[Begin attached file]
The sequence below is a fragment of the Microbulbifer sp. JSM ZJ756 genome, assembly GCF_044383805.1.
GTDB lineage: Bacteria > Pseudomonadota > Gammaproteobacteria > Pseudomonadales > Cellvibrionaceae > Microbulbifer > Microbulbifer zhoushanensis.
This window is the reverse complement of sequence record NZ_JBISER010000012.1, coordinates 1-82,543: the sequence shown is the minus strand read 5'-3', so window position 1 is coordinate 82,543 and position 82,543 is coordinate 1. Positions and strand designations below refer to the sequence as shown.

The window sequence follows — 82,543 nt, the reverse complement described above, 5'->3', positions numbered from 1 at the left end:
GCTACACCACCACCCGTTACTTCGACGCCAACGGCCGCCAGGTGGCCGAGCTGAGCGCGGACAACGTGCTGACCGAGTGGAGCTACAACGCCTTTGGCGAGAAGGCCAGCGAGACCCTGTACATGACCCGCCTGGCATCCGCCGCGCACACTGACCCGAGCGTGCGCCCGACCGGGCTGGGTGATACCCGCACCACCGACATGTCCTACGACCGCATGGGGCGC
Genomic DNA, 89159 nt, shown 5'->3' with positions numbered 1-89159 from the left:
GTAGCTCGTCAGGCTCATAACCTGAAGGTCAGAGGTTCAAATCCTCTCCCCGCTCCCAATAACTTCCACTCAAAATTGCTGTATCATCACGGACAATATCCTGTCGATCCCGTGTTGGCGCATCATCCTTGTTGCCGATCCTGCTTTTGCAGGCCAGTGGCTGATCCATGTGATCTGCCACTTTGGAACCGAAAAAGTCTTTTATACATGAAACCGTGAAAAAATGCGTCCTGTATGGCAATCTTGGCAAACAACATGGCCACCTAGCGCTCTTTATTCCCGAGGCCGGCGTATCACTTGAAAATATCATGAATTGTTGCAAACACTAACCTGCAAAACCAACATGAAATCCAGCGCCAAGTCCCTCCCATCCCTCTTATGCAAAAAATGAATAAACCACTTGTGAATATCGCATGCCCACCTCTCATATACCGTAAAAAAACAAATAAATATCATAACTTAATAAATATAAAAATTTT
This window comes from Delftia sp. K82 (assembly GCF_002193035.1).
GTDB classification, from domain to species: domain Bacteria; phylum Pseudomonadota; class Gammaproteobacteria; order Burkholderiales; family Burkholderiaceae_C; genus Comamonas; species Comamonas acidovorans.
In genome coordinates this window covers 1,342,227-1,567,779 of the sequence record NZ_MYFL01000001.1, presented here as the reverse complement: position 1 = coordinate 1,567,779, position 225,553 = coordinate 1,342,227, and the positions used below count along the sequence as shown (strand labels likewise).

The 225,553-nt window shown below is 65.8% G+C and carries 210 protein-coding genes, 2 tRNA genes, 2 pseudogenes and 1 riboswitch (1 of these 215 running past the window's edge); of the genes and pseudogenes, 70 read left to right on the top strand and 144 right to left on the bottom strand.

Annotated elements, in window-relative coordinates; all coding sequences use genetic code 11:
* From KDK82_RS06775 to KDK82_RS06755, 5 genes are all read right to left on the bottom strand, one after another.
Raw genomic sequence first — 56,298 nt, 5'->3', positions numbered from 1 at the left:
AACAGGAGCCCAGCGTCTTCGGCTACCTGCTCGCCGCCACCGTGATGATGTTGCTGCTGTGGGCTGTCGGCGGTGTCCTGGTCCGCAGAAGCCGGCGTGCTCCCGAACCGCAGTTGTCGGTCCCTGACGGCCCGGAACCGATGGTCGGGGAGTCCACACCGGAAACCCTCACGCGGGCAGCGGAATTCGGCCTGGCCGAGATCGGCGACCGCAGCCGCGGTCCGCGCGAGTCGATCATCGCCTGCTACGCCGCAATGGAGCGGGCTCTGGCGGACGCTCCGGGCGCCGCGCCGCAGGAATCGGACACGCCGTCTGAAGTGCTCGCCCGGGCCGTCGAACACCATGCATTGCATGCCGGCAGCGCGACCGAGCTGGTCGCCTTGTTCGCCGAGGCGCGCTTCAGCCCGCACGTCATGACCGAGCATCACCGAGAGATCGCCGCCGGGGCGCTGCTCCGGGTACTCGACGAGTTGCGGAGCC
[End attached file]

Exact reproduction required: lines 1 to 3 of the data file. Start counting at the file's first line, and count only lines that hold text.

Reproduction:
The sequence below is a fragment of the Microbulbifer sp. JSM ZJ756 genome, assembly GCF_044383805.1.
GTDB lineage: Bacteria > Pseudomonadota > Gammaproteobacteria > Pseudomonadales > Cellvibrionaceae > Microbulbifer > Microbulbifer zhoushanensis.
This window is the reverse complement of sequence record NZ_JBISER010000012.1, coordinates 1-82,543: the sequence shown is the minus strand read 5'-3', so window position 1 is coordinate 82,543 and position 82,543 is coordinate 1. Positions and strand designations below refer to the sequence as shown.